Bowness Knott is a familiar site to anyone driving into Ennerdale, with its impressive western crags looming over the road that runs to the car park at its foot. From this angle the fell looks almost impossible to climb, but there are easy approaches from both west and east, and the view from the top is well worth the effort required to get there.
Bowness Knott is a rocky outcropping on the southern side of Great Borne, forming part of a line of harder rocks that run from Anglers Crag across Bowness Knott, Brown How and the top of Great Borne itself and emerging again in the Buttermere valley at High Ling Crag and Rannerdale Knotts. It stands far enough away from its parent mountain to justify including it as a separate fell, although it isn't quite as separate as its impressive western face might make one believe - the high level link between Bowness Knott and Great Borne is too far back to be seen from the valley bottom.
Grid Reference of Summit: NY 112 155
Routes of Ascent
Bowness Knott is protected by its crags to the west and south and forestry to the east and partially to the north. There are two practical lines of ascent. The Wainwright route starts where Rake Beck crosses the road. A network of paths run up the open ground between the beck and the start of the forestry. As we approach the rocky slopes of Brown How look for a stile crossing the fence to the right (sometimes in poor condition). Beyond the fence the path climbs up towards a former forest, where the route is now quite tricky to pick out (but still passable). This path curves around the back of the crags and eventually approaches the summit from the north-east.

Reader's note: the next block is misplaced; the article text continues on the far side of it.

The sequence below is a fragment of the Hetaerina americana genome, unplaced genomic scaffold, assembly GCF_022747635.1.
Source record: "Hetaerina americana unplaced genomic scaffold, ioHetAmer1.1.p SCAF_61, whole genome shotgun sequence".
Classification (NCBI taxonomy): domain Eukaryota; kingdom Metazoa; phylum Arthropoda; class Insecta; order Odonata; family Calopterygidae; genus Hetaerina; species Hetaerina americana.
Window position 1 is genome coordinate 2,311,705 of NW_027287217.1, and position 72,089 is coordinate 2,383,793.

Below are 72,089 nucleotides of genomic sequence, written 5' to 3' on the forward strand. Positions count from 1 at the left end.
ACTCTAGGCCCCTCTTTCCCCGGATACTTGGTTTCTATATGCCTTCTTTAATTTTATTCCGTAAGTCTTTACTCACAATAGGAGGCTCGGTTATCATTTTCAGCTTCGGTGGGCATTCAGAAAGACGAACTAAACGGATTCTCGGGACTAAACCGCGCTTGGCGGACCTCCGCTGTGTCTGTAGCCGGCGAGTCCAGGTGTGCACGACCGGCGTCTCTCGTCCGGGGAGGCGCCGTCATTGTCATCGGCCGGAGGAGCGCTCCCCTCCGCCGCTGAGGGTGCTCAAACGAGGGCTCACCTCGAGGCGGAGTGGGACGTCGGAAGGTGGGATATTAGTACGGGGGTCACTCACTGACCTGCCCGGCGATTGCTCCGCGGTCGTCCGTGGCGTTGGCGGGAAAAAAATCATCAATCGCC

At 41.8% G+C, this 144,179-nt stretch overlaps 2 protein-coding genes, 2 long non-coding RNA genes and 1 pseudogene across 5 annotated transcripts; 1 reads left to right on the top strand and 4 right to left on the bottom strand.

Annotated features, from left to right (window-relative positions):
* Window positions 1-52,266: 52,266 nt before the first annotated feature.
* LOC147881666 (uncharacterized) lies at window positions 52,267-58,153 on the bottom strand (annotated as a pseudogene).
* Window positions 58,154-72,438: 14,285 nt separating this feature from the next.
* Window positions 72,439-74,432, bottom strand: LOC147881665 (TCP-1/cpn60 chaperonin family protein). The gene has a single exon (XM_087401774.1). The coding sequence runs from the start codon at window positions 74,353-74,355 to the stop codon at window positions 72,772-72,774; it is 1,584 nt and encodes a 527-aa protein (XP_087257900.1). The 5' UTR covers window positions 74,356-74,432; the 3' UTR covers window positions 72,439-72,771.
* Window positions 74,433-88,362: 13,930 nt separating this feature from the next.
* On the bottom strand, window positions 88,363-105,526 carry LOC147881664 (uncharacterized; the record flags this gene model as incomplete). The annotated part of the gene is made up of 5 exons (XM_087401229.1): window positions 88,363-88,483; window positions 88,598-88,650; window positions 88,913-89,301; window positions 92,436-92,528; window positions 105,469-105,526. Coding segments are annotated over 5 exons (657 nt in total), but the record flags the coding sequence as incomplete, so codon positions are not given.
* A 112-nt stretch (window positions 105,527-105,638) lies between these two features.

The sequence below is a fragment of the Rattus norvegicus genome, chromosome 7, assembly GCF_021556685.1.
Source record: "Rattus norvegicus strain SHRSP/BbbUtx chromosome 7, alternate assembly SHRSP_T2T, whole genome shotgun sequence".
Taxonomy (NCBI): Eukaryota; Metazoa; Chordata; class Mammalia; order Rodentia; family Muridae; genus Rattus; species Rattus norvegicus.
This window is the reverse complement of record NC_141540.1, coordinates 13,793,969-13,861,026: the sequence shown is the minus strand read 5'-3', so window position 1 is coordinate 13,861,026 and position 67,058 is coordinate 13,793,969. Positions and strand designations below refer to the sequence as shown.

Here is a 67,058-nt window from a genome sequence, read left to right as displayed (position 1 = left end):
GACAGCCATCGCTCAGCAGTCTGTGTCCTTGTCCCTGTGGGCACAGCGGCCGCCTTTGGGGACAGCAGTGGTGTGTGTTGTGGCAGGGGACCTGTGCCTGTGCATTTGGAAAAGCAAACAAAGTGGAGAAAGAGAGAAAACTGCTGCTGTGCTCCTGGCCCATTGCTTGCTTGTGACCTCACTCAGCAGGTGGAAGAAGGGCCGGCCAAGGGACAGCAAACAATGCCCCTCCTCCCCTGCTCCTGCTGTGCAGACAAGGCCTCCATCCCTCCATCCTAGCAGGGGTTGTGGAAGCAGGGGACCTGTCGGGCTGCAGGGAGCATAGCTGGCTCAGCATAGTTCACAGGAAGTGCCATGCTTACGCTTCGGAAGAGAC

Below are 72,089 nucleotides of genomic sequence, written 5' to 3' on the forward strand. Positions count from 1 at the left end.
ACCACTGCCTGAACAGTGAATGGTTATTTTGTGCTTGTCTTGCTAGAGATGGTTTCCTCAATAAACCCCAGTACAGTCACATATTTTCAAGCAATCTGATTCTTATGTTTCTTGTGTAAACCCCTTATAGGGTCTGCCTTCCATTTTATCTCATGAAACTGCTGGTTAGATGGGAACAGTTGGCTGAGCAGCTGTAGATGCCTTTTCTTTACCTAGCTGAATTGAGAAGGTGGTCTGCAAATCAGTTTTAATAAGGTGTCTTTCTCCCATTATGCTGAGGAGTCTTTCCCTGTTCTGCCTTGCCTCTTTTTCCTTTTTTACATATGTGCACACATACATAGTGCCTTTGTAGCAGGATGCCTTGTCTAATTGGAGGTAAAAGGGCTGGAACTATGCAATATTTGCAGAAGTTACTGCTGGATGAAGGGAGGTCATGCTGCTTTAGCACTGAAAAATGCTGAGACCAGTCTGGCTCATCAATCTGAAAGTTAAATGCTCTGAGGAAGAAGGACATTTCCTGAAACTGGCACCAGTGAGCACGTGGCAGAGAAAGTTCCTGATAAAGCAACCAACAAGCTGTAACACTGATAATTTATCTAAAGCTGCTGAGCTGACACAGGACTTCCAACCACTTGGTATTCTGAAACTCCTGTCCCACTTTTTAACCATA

The second route uses the forest roads. There is a small quarry near the summit, and that route is used on a fairly regular basis (including by the Wild Ennerdale group during our Juniper planting expeditions to the top). Forest roads are a fairly changeable thing, but this route is fairly straightforward. Follow the forest road from the Bowness Knott car park as it heads up the valley. Leave the road to follow the Smithy Beck waymarked trail. At Smithy Beck itself the official route now heads back down the stream to the lake. Ignore this and cross the footbridge over the beck (just below a nice waterfall). On the far side climb up to a rough track - turn left onto this track and follow it to a forestry road. Follow this road as it runs uphill alongside Smith Beck (now running in a hidden ravine). This eventually brings us to a bridge over the beck - cross the bridge and follow the road as it curves around to the left then heads west, climbing gently, all the way to the quarry. A rough track passes the quarry to the right - follow this uphill till it runs out then head uphill across country to the summit.
We currently have no walks that reach the top of Bowness Knott.
The summit is a pleasant area of undulating rock and heather. Beware of the crags which start very close to the north and west of the summit area - great views down to the lake can be found by carefully heading west from the top of the fell. The view was once threatened by growing timber, but those trees have since been fells and so the top now offers a great view into the heart of Ennerdale.
Streams and Tarns
The eastern border of Bowness Knott is formed by Dry Beck, which runs fairly straight down from Great Borne into Ennerdale Water.
Rake Beck forms in the crags of Great Borne, flows south towards Brown How and then turns west and flows around the northern and western shores of Bowness Knott.
To the south Bowness Knott runs down to Ennerdale Water.